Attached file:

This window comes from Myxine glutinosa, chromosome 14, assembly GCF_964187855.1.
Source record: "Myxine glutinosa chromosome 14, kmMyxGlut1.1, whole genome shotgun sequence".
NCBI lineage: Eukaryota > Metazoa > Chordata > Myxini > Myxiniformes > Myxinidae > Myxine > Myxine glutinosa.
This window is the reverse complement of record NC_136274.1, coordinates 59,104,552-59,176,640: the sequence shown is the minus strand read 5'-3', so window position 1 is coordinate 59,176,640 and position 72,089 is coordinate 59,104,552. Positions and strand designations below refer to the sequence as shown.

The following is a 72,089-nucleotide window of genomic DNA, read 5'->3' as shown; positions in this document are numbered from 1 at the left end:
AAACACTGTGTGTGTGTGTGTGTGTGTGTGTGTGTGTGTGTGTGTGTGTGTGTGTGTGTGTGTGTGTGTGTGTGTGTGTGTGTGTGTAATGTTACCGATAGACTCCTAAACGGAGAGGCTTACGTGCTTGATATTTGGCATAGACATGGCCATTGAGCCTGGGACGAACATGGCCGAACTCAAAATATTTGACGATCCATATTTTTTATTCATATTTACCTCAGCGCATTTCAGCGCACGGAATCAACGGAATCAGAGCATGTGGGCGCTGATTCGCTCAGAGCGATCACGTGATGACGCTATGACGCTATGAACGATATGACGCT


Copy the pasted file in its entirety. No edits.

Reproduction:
This window comes from Myxine glutinosa, chromosome 14, assembly GCF_964187855.1.
Source record: "Myxine glutinosa chromosome 14, kmMyxGlut1.1, whole genome shotgun sequence".
NCBI lineage: Eukaryota > Metazoa > Chordata > Myxini > Myxiniformes > Myxinidae > Myxine > Myxine glutinosa.
This window is the reverse complement of record NC_136274.1, coordinates 59,104,552-59,176,640: the sequence shown is the minus strand read 5'-3', so window position 1 is coordinate 59,176,640 and position 72,089 is coordinate 59,104,552. Positions and strand designations below refer to the sequence as shown.

The following is a 72,089-nucleotide window of genomic DNA, read 5'->3' as shown; positions in this document are numbered from 1 at the left end:
AAACACTGTGTGTGTGTGTGTGTGTGTGTGTGTGTGTGTGTGTGTGTGTGTGTGTGTGTGTGTGTGTGTGTGTGTGTGTGTGTGTGTAATGTTACCGATAGACTCCTAAACGGAGAGGCTTACGTGCTTGATATTTGGCATAGACATGGCCATTGAGCCTGGGACGAACATGGCCGAACTCAAAATATTTGACGATCCATATTTTTTATTCATATTTACCTCAGCGCATTTCAGCGCACGGAATCAACGGAATCAGAGCATGTGGGCGCTGATTCGCTCAGAGCGATCACGTGATGACGCTATGACGCTATGAACGATATGACGCT